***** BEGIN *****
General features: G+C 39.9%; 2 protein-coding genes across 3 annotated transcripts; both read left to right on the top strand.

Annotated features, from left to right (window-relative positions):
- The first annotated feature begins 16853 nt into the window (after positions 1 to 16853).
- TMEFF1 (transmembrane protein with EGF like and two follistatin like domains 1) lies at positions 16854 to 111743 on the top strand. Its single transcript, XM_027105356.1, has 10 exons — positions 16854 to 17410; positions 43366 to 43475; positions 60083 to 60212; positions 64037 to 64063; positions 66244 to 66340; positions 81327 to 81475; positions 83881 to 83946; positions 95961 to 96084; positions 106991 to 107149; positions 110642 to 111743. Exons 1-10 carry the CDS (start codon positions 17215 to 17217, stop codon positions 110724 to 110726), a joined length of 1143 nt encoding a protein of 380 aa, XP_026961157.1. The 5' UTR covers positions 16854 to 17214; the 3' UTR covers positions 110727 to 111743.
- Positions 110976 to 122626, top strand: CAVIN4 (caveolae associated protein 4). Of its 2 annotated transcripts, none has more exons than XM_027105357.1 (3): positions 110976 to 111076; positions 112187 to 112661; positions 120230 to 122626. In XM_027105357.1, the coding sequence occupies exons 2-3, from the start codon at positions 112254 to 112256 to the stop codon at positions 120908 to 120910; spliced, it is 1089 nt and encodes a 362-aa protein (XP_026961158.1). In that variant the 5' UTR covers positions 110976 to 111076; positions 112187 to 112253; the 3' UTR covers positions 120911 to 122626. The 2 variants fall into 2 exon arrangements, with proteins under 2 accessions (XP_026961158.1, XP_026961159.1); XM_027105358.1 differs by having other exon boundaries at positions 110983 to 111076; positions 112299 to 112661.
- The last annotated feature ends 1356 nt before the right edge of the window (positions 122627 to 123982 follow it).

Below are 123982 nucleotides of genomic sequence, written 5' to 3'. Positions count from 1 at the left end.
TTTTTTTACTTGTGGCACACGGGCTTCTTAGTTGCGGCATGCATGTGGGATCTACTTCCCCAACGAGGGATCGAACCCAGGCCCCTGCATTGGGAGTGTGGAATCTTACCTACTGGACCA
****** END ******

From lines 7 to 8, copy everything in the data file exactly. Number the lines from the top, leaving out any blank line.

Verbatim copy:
Below are 123982 nucleotides of genomic sequence, written 5' to 3'. Positions count from 1 at the left end.
TTTTTTTACTTGTGGCACACGGGCTTCTTAGTTGCGGCATGCATGTGGGATCTACTTCCCCAACGAGGGATCGAACCCAGGCCCCTGCATTGGGAGTGTGGAATCTTACCTACTGGACCA